The materials in Rowland’s projects can have a compelling tremor to them, as banal objects with distinct backstories in the slave trade. At other times, they testify to this history with an obdurate wit, as in Mooring, 2020, a canal-boat mooring “rented for the purpose of not being used,” adjacent to the previous site of a warehouse belonging to the Rathbone company, a large player in the Liverpool node of the triangular trade as a timber supplier, cotton importer, and financial-services provider, in that historical order. These objects become dysphoric in the shadow of the historico-legal complex detailed in their extended captions; the asymmetry between the two is unfathomably huge. Among the artistic coordinates that could be cited here are the exhibition’s oscillation between the functional, the critical, and the aesthetic, familiar from Michael Asher’s, Seth Siegelaub’s, and Adrian Piper’s penchants for contracts and other administrative tools, as well as the institutional-critical strategies involving reorderings of space, inventory, and fixtures familiar from Asher, Fred Wilson, and John Knight. However, the distinct character of Rowland’s approach, certainly with regard to Asher or Knight, is that it leaves the fabric of the exhibition space unmodified, because that fabric is not the addressee. Instead, Rowland invokes the property relations in which the institution is enmeshed and enacts modifications to those relations that the institution is in a position to support. The space itself becomes another of the sourced objects on display, whose aporetic histories the artist relentlessly filters and arrays. As curator Eric Golo Stone puts it in an essay for October, Rowland’s items are shown “without alteration,” which is to say they are presented in a nonproprietary way, where nothing is changed other than their means of circulation. The works thus come into view as evidence, or as transitional objects—crystals of abstract systems—a feature they share with all commodities. And yet, even abstract systems can dematerialize from one era to another, as in the shift identified by Gilles Deleuze from societies of corporeal “discipline” organized around factories to those of “control” dominated by ambient corporate forms. Today, the valorization process can shift from forced labor to self-branding and back, and capital becomes ever more “humanized” in proportion to its capacity to destroy all life.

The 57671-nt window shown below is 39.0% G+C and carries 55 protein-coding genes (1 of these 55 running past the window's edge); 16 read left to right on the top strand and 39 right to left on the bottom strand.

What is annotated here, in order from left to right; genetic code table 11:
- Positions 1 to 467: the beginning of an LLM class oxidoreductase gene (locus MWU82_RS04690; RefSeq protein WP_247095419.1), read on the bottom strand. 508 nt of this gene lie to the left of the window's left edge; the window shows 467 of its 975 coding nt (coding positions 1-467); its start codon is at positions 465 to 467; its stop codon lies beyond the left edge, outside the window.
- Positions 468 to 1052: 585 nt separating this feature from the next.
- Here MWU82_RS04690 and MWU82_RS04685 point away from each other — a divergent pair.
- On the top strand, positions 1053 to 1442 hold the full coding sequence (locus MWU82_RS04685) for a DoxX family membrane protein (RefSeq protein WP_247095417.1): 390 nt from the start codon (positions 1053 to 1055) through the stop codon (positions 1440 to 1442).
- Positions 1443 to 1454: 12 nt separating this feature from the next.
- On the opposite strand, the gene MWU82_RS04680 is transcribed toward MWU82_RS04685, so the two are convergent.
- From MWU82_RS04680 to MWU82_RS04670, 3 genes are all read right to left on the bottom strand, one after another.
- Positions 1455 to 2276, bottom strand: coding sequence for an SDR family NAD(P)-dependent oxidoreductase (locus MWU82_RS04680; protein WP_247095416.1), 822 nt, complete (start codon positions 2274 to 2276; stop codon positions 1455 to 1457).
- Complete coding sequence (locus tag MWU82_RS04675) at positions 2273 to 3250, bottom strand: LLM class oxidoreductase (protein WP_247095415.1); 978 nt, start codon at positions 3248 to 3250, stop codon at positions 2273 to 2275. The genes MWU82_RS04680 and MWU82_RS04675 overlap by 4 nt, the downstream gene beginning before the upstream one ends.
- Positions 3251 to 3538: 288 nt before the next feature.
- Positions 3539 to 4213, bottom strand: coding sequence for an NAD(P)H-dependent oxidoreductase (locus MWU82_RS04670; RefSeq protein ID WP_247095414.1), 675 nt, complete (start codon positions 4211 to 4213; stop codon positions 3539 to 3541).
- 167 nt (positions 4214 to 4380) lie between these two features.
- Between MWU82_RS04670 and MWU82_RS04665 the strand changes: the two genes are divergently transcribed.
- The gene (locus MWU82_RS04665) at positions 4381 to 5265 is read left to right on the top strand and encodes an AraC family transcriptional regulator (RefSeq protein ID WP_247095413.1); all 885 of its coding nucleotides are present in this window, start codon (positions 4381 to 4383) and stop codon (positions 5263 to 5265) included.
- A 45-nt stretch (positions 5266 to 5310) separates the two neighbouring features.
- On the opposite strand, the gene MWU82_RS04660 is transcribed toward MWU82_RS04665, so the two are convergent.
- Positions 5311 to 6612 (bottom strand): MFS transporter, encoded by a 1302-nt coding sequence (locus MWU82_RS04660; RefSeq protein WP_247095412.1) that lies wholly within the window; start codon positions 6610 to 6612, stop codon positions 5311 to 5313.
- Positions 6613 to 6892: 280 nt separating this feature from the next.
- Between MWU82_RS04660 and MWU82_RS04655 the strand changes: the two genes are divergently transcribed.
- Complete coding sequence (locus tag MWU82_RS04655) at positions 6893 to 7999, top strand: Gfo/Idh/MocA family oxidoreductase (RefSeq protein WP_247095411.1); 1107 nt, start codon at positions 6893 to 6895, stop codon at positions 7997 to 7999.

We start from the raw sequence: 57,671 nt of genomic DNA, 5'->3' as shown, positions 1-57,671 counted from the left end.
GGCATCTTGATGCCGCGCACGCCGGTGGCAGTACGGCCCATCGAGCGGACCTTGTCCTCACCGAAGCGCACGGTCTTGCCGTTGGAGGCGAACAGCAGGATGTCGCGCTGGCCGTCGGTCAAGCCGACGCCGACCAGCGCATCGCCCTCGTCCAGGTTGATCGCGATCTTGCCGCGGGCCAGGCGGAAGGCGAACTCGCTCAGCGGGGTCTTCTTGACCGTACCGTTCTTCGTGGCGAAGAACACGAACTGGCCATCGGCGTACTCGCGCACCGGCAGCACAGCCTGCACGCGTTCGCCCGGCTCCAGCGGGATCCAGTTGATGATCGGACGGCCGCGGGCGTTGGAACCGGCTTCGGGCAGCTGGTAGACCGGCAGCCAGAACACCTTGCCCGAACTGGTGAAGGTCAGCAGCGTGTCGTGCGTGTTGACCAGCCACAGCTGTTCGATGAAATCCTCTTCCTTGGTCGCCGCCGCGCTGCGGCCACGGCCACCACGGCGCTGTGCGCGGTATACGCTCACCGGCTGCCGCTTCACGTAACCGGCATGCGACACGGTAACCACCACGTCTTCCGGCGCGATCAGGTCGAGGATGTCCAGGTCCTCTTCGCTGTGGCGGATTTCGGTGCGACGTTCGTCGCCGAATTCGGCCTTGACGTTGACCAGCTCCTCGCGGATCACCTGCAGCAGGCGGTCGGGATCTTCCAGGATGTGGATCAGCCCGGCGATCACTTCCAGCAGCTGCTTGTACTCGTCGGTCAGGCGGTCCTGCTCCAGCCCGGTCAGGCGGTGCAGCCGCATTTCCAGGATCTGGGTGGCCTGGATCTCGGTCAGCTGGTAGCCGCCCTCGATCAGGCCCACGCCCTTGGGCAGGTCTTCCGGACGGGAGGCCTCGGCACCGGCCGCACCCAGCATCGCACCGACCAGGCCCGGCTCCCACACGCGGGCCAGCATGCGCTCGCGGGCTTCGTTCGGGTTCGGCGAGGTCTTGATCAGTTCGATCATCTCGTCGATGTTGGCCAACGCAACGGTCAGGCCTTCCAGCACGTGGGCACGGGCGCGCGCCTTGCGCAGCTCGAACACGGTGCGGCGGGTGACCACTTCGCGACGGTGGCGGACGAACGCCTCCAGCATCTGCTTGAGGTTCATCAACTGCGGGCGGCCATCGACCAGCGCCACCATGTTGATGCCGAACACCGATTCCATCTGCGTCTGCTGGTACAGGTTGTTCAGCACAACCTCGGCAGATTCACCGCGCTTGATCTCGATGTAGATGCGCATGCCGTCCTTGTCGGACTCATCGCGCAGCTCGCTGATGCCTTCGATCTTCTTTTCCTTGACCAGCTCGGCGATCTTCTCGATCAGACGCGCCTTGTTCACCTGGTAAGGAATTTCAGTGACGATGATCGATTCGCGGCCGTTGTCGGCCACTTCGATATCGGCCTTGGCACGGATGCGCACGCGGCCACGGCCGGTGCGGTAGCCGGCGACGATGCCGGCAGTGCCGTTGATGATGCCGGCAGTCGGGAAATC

Each of Rowland’s solo exhibitions has centered on an institutional site’s capacity to perform in its given role and to constitute a party to a new contract, a capacity lent to it by capital and state. “3 & 4 Will. IV c. 73” is the project most angled toward the state, which becomes available as a problem and even necessary as a question in a building leased from the British monarchy, an institution that was sustained for centuries by both the slave trade and the moral and economic capital of that trade’s abolition across and beyond its imperial possessions. Real estate and nationhood are packaged together here in a way they couldn’t be in New York, Los Angeles, Cologne, or Brussels. And what is it but real estate and nationalism that diminish the possibilities of earthly life, especially in London? These abstractions can’t help but take a more congealed form in a building like the ICA, where Rowland’s devalorizations slowly fill the rooms, as Deleuze might say, like “a spirit, a gas.” 

Cameron Rowland: “3 & 4 Will. IV c. 73” is on view through April 12.

Marina Vishmidt is a London-based writer and editor. She teaches at Goldsmiths, University of London.